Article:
This project has consumed me for a week. The top is done, now to baste and machine quilt it.

What you need to know: I am not much of a Halloween fan. It was always a challenge to create costumes for my boys when they were little then we were surrounded with candy for weeks after. Ugh.

BUT. My son, Andy, LOVES Halloween and always has. He and Lauren start decorating their home October 1, watch at least one horror movie a day for all 31 days, and can't wait for October 31. When he met Lauren and she agreed to go to Zombie Prom with him, where everyone dresses up as Zombies with incredibly ghoulish makeup I told him he'd better keep her. A woman with an education and a job, who loves that kind of thing too? She's a keeper.

SO, when I had Lauren and Andy go into Market in St. Louis last May I should not be surprised they spotted this pattern and took photos and got booth numbers. I wanted them to see all the different kind of quilts, garments, accessories, and other things at Quilt Market, different from the kind of quilts I make. They sure did. Later I bought the pattern, and got glow-in-the dark thread as the pattern suggests for the satin stitching around all those pieces.

Some of those pieces are really tiny. First, I had to trace all the patterns onto fusible web. Then fuse and cut them out of white fabric. Next, I fused the pieces to black backgrounds. Stitching around all those  pieces took a few days.

THEN, there were hundreds of threads to be pulled to the back and tied off. I got my husband  AKA PopPop, involved in this step. His first, and probably last, quilt project. Such sighing and fussing you've never heard:

What you should know about glow-in-the-dark thread: it MELTS when touched with a HOT iron, as I learned when pressing the sashing in place. The pattern warned of this, I learned the hard way. The other thing is the Superior Glow-in-the-Dark thread has 80 yards on the spool--I bought 2 spools thinking that would be plenty--there was about 36" of thread left on the second spool when I finished. Glad I didn't melt more than a few spiderwebs that had to be restitched.

The border fabric is also Glow in the Dark spiderwebs--I found it online in an Etsy shop.  It really does glow in the dark though I can't get a photo to prove it:

The final part of quilting and binding and shipping it off to St. Louis will be the fun part of this project. I hope to have that done in a few days. That might be wishful thinking as I have 2 out of state teaching jobs this month and start several local classes too.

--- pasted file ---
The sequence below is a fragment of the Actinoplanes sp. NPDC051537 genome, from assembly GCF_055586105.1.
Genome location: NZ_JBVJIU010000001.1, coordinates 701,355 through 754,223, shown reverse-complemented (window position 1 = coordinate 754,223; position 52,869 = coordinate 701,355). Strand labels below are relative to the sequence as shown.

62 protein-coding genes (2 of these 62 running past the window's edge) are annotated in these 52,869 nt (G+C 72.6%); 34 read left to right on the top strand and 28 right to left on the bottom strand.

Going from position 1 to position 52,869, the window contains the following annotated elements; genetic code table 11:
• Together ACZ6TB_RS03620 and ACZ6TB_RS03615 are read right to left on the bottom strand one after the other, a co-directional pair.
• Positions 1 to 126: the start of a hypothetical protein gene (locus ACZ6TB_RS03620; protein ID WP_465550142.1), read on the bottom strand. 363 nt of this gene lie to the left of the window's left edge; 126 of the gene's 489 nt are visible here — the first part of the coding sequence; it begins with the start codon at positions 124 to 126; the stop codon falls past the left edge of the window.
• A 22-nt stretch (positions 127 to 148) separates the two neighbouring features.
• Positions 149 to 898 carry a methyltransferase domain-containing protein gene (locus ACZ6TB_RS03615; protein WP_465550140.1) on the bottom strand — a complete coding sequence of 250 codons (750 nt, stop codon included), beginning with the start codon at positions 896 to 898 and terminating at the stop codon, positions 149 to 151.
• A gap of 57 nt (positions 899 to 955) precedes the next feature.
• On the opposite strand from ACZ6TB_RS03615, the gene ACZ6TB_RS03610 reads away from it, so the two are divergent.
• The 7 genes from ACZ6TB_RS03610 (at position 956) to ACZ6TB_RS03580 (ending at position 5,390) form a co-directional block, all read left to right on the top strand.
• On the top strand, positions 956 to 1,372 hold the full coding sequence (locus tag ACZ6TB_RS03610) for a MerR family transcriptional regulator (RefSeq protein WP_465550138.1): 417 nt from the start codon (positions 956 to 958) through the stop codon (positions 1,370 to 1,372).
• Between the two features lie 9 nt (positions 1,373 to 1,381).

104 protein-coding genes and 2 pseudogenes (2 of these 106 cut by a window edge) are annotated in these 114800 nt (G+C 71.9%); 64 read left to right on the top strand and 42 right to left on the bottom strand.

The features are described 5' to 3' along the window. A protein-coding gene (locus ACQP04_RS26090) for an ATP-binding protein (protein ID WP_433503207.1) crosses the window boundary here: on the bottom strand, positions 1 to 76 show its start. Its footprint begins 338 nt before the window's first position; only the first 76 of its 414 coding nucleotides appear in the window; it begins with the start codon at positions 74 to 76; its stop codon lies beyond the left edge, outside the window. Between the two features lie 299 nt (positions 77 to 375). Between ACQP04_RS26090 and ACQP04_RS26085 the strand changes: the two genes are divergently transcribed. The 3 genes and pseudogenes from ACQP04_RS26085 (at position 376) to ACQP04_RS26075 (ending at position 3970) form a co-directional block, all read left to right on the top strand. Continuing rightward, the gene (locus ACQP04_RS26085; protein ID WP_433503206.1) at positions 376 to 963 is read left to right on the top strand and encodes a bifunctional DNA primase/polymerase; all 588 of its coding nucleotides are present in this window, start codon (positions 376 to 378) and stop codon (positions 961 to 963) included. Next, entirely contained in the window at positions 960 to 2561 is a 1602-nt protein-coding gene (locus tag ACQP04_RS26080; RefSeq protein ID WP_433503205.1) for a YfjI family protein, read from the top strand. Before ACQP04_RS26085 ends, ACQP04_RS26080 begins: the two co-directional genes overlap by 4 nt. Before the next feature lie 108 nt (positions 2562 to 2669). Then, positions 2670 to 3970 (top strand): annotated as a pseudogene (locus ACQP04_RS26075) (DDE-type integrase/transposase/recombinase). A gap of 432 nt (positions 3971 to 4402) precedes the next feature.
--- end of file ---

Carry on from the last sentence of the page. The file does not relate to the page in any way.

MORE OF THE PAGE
If you are interested in a slightly-used copy of the pattern at a great price, let me know. There will not be another one of these in my future. I will say the directions were excellent:

Happy Halloween!

Let's Quilt,


Friday, September 1, 2017

Halo Star Medallion--Month 9

Let's make more geese and add them to the quilt:

The right side border is made exactly as we made the left side last month, 43 geese in all.

The top and bottom borders are made the same but have 47 geese each. WATCH OUT when adding the the first two geese to the top and bottom borders--they go on in a different direction so they turn the corner nicely. PLEASE NOTE: MY TOP BORDER IS WRONG! (The two geese on the far left should face down--OOPS!)  I discovered this after the entire top was completed so it is staying this way. So, do as the pattern says, not as I did, if you want your top border to look like the pattern.

After you have all four borders made, use the chart on page 3 to calculate the size "floater" you need to join the flying geese borders to your quilt center. I needed a .5" finished floater so mine were cut 1" wide by the required length.

It's no more difficult to add a tiny border than a wide one. Here are my steps whenever I add a border to a quilt, no matter how wide or narrow:

1. Carefully cut the borders exactly the required size based on your calculations--don't fudge

2. Mark the center of the border and the center of the quilt--I fold and press both, the border right sides out, the quilt rights sides in, use a mechanical pencil to make a mark on those folds

3. Pin the two outside edges and the center of quilt and borders. I sew with the pieced border on top

4. Carefully pin one side from the outer edge to the center. Use as many pins as you need--I place pins about 3" apart. Repeat pinning from the other side to the center. The more pins I use, the easier it is to sew straight and it slows me down, which also helps me sew straight

5. Sew as straight as you can, slow down. With the pieced border on top, you can see the seam allowances and won't get them flipped in the wrong direction

6. After sewing on the floater, carefully press it, seam allowance pressed in to the floater. Try not to distort that tiny floater--steam is not your friend during this step--a hot, dry iron is best

Once the four floaters were in place, I added the four flying geese borders. These I also pressed in toward the tiny floater--my floater is 1/2" finished--that is just enough space to hold the two seam allowances and it helps give just a bit of definition to that floater, almost like trapunto.

That's it for now. Next month it's on to Delectable Mountains--unless you do a completely different border like I did. Stay tuned...

Let's Quilt!